Published: Sat, February 20, 2021

Two killed in Myanmar’s Mandalay city in bloodiest day of protests

Two killed in Myanmar’s Mandalay city in bloodiest day of protests

Earlier, security forces in Myanmar ratcheted up their pressure against anti-coup protesters, using water cannons, tear gas, slingshots and rubber bullets against demonstrators and striking dock workers in Mandalay, the nation's second-largest city.

"Twenty people were injured and two are dead", said Ko Aung, a leader of the Parahita Darhi volunteer emergency service agency.

Immediately after her shooting, Mya Thwate Thwate Khaing became a household name across Myanmar and a rallying point for a civil disobedience campaign against the new military regime. Amnesty said the images were taken from a location near the Thabyegone Roundabout, across the road from where a young woman was shot. Another one died later with a bullet wound to the chest."Police were not available for comment". Opponents of the coup are sceptical of the army's promise to hold a new election and hand power to the victor.

Ms Mya Thwate Thwate Khaing, 20, had been on life support since being taken to hospital on Feb 9, after she was hit by what doctors said was a live bullet at a protest in the capital, Naypyitaw.

A young woman protester died on Friday after being shot in the head last week as police dispersed a crowd in the capital, Naypyitaw, the first death among anti-coup demonstrators.

Protests against the coup that overthrew the elected government of the veteran democracy campaigner have taken place across the diverse country, even though the military has promised to hold a new election and hand power to the victor.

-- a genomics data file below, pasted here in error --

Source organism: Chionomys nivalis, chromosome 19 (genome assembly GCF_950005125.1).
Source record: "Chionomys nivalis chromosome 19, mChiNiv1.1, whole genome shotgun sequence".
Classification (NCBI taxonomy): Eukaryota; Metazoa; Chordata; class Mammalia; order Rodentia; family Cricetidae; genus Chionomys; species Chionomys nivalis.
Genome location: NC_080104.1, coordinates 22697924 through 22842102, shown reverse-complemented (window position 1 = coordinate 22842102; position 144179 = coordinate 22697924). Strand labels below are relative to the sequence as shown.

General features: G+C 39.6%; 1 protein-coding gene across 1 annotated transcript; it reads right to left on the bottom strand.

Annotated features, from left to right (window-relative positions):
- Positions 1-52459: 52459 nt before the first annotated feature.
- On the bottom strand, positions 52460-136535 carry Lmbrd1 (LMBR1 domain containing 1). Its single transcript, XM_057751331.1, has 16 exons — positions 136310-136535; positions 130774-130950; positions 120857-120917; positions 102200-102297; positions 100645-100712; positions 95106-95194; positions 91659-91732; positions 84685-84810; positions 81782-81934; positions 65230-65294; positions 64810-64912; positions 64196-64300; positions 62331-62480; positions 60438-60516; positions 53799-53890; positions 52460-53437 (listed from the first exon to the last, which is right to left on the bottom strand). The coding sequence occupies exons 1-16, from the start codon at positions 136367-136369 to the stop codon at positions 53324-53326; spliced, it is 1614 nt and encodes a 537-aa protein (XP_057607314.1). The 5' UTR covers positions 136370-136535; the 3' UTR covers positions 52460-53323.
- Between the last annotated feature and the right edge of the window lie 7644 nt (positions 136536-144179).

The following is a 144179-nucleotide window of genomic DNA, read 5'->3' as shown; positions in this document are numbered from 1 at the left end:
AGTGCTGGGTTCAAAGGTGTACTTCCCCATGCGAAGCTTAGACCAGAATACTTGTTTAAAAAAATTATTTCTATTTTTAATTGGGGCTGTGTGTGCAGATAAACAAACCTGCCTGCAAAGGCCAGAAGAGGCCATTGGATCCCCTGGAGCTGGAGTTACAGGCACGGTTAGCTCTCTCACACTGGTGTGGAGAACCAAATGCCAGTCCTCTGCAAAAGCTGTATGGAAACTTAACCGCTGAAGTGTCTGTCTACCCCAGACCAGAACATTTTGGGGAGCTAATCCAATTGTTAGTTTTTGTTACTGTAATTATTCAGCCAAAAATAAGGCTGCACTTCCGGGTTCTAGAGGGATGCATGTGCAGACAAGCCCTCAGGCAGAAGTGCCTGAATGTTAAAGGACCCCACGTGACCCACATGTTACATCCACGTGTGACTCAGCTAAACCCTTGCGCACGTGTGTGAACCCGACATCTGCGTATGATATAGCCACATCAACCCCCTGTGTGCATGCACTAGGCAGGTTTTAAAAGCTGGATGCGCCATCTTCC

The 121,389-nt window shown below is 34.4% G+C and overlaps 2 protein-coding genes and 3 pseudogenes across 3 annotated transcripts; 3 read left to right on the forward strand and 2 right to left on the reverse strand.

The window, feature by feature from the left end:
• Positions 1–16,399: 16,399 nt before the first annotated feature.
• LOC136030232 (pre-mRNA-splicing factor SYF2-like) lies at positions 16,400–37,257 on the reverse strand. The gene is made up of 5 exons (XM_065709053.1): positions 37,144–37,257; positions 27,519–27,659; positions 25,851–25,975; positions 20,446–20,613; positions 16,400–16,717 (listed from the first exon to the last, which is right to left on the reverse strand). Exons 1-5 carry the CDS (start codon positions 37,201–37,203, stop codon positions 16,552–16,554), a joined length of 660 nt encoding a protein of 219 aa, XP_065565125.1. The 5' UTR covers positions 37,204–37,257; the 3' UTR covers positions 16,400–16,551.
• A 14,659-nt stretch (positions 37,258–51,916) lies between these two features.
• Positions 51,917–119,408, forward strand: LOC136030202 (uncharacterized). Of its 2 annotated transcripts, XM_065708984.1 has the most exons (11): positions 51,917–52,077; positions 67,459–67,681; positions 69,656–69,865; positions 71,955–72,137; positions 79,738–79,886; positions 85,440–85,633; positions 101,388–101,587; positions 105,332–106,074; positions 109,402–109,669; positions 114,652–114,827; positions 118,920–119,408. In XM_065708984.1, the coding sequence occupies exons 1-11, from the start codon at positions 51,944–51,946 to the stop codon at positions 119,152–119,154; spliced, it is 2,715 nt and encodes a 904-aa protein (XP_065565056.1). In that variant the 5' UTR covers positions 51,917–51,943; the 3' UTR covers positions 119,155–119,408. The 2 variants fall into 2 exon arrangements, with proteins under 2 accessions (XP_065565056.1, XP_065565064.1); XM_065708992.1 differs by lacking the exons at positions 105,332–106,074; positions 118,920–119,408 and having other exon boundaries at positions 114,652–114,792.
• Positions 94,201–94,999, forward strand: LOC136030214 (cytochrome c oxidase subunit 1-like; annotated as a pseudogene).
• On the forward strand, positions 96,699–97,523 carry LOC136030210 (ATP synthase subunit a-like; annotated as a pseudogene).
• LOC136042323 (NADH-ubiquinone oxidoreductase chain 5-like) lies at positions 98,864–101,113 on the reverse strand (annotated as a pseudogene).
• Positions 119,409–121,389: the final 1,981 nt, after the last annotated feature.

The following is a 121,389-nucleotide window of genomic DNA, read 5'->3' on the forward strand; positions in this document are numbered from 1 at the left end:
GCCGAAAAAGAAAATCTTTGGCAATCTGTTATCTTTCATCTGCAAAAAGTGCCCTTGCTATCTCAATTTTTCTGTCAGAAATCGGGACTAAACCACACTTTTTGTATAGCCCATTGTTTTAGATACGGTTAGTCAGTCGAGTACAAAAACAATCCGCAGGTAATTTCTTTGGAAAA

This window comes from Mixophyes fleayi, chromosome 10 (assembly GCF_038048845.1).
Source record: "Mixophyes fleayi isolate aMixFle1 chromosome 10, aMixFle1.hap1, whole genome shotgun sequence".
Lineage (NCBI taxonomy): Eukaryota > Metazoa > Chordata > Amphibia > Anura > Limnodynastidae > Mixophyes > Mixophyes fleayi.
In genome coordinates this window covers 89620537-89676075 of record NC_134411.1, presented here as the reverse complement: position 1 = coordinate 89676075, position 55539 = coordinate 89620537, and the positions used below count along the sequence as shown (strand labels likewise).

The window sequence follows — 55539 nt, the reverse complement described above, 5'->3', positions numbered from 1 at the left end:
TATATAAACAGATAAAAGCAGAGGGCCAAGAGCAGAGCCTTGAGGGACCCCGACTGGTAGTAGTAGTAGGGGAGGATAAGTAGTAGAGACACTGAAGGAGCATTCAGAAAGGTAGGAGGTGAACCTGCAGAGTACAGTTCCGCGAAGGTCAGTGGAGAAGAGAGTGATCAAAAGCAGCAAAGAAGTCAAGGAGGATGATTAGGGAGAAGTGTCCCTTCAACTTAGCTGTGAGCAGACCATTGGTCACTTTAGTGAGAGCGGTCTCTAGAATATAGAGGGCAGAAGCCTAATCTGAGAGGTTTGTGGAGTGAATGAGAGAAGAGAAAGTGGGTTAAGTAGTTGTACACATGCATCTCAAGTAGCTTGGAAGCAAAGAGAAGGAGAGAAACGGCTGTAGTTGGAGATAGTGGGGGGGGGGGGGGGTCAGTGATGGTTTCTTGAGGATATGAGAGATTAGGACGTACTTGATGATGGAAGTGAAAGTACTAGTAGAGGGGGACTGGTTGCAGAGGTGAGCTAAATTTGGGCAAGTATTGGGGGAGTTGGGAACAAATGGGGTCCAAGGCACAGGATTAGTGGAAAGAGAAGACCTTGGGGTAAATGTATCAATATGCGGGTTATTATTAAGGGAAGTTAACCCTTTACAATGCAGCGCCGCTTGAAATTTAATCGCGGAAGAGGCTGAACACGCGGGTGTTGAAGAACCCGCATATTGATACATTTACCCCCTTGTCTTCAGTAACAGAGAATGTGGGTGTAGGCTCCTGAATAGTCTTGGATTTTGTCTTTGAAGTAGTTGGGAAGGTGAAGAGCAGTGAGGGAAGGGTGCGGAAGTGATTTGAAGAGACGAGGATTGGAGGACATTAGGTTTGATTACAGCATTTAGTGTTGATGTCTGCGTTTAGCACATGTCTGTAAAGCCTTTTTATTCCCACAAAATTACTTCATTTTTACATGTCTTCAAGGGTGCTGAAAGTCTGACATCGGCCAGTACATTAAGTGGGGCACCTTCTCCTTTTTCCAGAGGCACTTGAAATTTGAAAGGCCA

Yesterday's death triggered a fresh wave of protest and anger.

She was the first fatality from the anti-coup movement, though authorities say a policeman also died from injuries sustained in a protest.

On Saturday, protests continued in Yangon, the country's largest city, while people mourned her death with wreaths and photographs.

Suu Kyi, 75, like the top generals, is a member of the majority Burman community. The electoral commission had dismissed the fraud complaints.

The protests have so far been more peaceful than the bloodily suppressed demonstrations during almost 50 years of direct military rule up to 2011.

U.S. State Department spokesperson Ned Price offered his government's condolences on Friday and reiterated calls on the military to refrain from violence against peaceful protesters.

On Saturday, hundreds of police gathered at Yadanarbon shipyard in Mandalay, on the Irrawaddy river.

The US, Britain, Canada and New Zealand have announced limited sanctions, with a focus on military leaders, including banning travel and freezing assets.

Condemnation of the violence has been fierce, and US Secretary of State Antony Blinken has held talks with allied countries in recent days to press for a firm global response. There is little history of Myanmar's generals, with closer ties to China and to Russian Federation, giving in to Western pressure.

Almost 550 people have been detained since the coup, according to the Assistance Association for Political Prisoners.

Ms Suu Kyi, 75, faces a charge of violating a Natural Disaster Management Law as well as charges of illegally importing six walkie talkie radios. Her next court appearance is on March 1.

The Canadian government also announced sanctions against nine officers, including coup leaders Senior General Min Aung Hlaing and Vice-Senior General Soe Win and chairman and vice-chairman of the State Administrative Council (SAC) formed by the junta.

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